Course Overview

Students of the Diploma in Innovation Management will learn about innovation and change and how it affects business operations. They will gain knowledge of new process technologies that contribute to improving operational efficiency and competitiveness in their organisations. The course will address the effective management of new product innovation strategies and identify appropriate business process improvements to facilitate the introduction of such change. The course is delivered in association with the University of Limerick (UL) and University College Cork (UCC) under the auspices of the Atlantic University Alliance (AUA).

This course will assist students to:

  • identify and develop the skills necessary to manage innovation at both operational and strategic levels in their organisation;
  • familiarise themselves with business process improvement methods and simulation tools;
  • present a professional innovative idea to their peers with the potential to improve business within their organisation.

Applications and Selections

Apply online for the 2018/2019 academic year. An application fee of €30 applies, payable by debit or credit card.

Course quotas will be reviewed during the application period, at the dates indicated below. As courses may fill before the final deadline you are advised to apply as early as possible.

Application review dates:  Sunday 13 May 2018  |  Sunday 24 June 2018  |  Sunday 29 July 2018

IMPORTANT: You must upload supporting documentation as listed below with your application. Incomplete applications will NOT be reviewed.

  • Official qualifications and exam results (transcripts) of your highest qualification to date and any other relevant awards. Applicants who are yet to graduate must upload transcripts on receipt
  • Curriculum vitae
  • A copy of your passport or birth certificate
  • Evidence of English language competency for non-native speakers. See English language competency requirements for details

 

Who Teaches this Course

Requirements and Assessment

The Diploma course runs over one academic year (two semesters). Modules are assessed by a combination of written assignments during the semester and a formal examination at the end of each semester. A selection of assignments will be group orientated. The project module will be assessed completely by continuous assessment and is ideally based upon a project carried out within the student’s own organisation.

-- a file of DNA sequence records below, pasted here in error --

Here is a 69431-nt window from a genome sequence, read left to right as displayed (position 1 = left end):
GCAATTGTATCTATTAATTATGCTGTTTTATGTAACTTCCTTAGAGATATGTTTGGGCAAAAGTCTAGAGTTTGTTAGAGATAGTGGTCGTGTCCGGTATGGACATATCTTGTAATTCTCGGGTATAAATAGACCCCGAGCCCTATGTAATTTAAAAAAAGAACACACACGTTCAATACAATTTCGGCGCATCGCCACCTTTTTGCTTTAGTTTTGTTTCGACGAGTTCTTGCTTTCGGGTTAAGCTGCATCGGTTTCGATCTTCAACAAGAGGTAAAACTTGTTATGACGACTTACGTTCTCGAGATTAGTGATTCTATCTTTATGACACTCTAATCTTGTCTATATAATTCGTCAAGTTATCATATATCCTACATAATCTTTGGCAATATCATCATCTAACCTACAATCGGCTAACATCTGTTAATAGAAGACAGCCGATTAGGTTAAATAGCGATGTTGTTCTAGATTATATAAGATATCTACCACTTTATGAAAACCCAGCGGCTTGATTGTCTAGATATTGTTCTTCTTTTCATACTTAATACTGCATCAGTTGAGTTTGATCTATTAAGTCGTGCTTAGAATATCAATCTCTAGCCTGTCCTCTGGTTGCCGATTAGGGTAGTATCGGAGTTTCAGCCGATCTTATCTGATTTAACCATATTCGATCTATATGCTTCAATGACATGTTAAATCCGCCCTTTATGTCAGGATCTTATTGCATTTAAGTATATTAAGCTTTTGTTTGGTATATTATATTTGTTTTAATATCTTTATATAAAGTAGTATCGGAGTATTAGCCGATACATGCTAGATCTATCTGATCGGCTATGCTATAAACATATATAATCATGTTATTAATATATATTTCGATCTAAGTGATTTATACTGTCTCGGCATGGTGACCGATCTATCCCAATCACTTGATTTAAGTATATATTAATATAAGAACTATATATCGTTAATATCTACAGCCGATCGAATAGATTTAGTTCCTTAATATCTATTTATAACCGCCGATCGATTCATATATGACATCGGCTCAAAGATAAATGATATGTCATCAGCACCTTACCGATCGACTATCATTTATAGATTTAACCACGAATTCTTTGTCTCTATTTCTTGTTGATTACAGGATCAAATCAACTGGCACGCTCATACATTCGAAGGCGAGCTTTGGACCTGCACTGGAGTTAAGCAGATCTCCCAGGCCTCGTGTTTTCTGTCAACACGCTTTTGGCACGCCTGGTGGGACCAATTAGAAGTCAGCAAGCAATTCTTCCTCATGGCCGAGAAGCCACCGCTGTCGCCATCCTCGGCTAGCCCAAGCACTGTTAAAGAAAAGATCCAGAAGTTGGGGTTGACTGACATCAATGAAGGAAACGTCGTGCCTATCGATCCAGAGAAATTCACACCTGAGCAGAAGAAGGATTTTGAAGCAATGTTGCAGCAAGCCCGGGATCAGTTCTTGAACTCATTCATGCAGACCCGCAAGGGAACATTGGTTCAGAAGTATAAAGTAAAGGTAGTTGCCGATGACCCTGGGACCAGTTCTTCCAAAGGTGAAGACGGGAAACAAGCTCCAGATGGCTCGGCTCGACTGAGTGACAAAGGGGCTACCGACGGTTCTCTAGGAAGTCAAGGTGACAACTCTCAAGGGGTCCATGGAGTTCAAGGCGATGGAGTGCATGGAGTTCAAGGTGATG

The course is delivered using a blended learning approach. This means that students can study at their own pace using a combination of distance/online materials, as well as attending face-to-face tutorials, seminars and study groups where they meet up with fellow students

Key Facts

Entry Requirements

An undergraduate Degree 1st or 2nd Class Honours in any discipline along with three years of relevant industrial experience; or Ordinary or 3rd Class Honours Undergraduate Degree along with five years of relevant industrial experience; or a recognised professional qualification along with five years of relevant industrial experience.

Alternative Entry Route: Candidates who do not meet the minimum entry criteria for the Diploma may be interviewed by the Programme Board to ascertain their suitability for entry.

Students who successfully complete their Postgraduate Diploma with an average grade 2.1 honours may apply for entry to the MSc Technology Management with credit for related modules.


Additional Requirements

Duration

1 year, part-time

Next start date

August